Named for an Island on the River
Grand Island came from the French La Grande Ile, referring to a large island in the Platte River. The island was formed by a narrow channel branching off the Platte River approximately 28 miles upstream from the present city of Grand Island and rejoining the main river about 12 miles downstream from the city.
Fur traders probably discovered the island in the late 1700s. The island appears on a French map published in 1821 and on American maps published in 1822 and 1825. Both the Long and Fremont expeditions of 1820 and 1842 took note of the size of the Island, which ranged from 40 to 70 miles in length and 1 1/2 to 3 miles wide. Westbound travelers of the 1820s often mentioned the island as the most conspicuous feature of the Central Platte Valley. Pioneers heading West on the Oregon, Mormon and California Trails also note the Platte River and its Grand Island in their journals. A marker located in Stolley Park commemorates La Grande Ile.
The first settlers to Hall County arrived in 1857 when three Iowa-based businessmen saw the economic potential of a town near the Platte River's Grand Island. They speculated the railroad would soon follow. The venture went bankrupt, but the 37 German settlers hired to start Grand Island City stayed. The majority of these original settlers were from the area of the German-Danish border, Schleswig-Holstein. Today Grand Island is a Sister-City to Bad Segeberg located in this same area of Northern Germany.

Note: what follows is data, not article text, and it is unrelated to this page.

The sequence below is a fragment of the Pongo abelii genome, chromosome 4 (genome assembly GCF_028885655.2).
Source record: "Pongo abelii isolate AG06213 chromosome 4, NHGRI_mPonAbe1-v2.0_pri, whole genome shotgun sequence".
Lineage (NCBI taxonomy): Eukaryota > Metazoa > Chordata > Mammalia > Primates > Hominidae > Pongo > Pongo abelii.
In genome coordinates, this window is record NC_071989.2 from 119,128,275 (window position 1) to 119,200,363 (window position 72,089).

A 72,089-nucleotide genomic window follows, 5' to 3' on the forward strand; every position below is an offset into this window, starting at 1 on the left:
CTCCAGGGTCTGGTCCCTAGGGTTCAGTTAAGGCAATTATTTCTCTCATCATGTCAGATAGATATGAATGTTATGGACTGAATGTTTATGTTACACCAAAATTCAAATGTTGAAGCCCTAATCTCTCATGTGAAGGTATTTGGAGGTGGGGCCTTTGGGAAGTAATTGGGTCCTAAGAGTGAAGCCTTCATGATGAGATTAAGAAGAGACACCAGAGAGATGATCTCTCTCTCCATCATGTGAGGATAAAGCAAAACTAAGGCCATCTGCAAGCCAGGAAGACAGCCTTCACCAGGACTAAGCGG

The first schools, churches and newspapers were in German. The German language was still spoken in many homes until WWII. To this day two clubs survive; one which was originally for the High Germans – the Liederkranz and one for Low Germans – the Platt Duetsche.
Word of gold in the mountains of Colorado spread in 1858, and the would-be city of Grand Island prospered as it met the needs of those heading west.
Early streets of downtown developed south of the Union Pacific roundhouses on North Front and Locust Streets. In 1872, Grand Island was incorporated, and La Grande Ile was lost when the north channel of the Platte River was dammed to prevent the yearly flooding of crops.
The city boomed in the 1880s and survived the devastating recession of the 1890s. At the turn of the century, Grand Island had carved out its place in Nebraska and the nation. The arrival of the Lincoln Highway (first transcontinental highway) through Grand Island in 1916 furthered tourism, commerce, and development.
During World War II the city was the home of the Grand Island Army Air Base where thousands of soldiers and airmen trained. Two German POW camps were located in the city and many of the prisoners worked for local farmers during the day. A large Army installation at the Cornhusker Army Ammunitions Plant employed over 4,000 people during WWII, and was reactivated for the Korean and Vietnam conflicts.
The city was hit by seven tornadoes in a three-hour span on June 3, 1980, devastating 25% of the community and causing nearly $300 million in damages. President Carter came to survey the damage and offer words of encouragement as well as economic assistance for rebuilding. A 1984 book, Night of the Twisters, by Ivy Ruckman, is a fictionalized account of this natural disaster from the human perspective. In 1996, a made for television movie, Night of the Twisters was shown on the Family Channel. Following the tornadoes was the severe agricultural recession of the 1980s.
Grand Island is Nebraska’s fourth largest city, birthplace of actor Henry Fonda, three time All- American City (1955, 1967 and 1981), 1997 Outstanding Nebraska Community, World Trade Magazine ranked Grand Island 9th in the Top 10 List of Smaller Communities with an excellent quality of life.
Explore Grand Island, Nebraska
The Nebraska State Fair features a variety of concerts, a fantastic midway, and agricultural competitions in some of the most modern fair facilities around.
The Fonner Park campus is Central Nebraska's entertainment destination.
Every museum tells a story. Stuhr Museum's 200 acres puts you in the story.